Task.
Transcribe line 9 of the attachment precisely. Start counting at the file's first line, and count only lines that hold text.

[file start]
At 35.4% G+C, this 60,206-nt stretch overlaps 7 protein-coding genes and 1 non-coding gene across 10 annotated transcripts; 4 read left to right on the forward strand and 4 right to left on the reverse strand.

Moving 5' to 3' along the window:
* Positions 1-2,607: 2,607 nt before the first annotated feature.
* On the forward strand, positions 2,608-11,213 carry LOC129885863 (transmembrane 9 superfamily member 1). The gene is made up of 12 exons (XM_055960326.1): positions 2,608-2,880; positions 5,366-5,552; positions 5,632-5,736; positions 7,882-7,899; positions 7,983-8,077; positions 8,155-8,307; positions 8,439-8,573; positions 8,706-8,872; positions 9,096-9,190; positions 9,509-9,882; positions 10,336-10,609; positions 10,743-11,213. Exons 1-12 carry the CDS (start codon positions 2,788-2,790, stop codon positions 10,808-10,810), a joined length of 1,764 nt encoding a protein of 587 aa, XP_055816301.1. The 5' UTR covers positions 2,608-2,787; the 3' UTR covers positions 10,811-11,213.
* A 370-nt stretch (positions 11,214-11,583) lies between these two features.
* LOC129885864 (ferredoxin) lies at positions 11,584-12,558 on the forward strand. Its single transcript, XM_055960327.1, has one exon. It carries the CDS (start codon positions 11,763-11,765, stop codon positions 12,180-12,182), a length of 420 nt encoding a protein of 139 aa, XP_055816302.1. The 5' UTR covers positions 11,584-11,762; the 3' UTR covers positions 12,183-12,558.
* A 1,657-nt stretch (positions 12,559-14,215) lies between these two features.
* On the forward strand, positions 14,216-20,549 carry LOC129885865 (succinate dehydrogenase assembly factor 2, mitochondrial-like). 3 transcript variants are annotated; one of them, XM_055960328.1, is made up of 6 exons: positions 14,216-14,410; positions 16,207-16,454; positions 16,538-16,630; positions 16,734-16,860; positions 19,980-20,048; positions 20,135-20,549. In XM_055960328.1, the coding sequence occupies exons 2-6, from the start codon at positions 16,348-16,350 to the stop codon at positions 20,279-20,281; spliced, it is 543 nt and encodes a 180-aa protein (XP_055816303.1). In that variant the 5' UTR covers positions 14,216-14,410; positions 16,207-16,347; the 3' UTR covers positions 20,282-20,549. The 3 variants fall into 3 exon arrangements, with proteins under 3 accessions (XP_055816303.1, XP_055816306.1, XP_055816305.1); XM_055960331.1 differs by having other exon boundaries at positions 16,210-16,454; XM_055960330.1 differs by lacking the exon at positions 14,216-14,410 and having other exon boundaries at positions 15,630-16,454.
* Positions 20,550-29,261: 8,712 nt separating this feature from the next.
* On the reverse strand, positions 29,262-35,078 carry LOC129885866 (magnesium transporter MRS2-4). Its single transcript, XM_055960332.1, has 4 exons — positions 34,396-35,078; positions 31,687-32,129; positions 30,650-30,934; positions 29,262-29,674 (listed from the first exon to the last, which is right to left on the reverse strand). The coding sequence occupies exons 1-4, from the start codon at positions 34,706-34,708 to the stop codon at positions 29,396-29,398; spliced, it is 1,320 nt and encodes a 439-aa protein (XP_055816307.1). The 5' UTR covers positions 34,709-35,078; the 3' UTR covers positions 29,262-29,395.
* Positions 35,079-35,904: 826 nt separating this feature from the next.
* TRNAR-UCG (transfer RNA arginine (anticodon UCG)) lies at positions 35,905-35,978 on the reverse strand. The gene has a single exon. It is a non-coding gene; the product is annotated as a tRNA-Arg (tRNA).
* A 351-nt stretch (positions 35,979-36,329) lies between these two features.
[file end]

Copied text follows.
* Positions 20,550-29,261: 8,712 nt separating this feature from the next.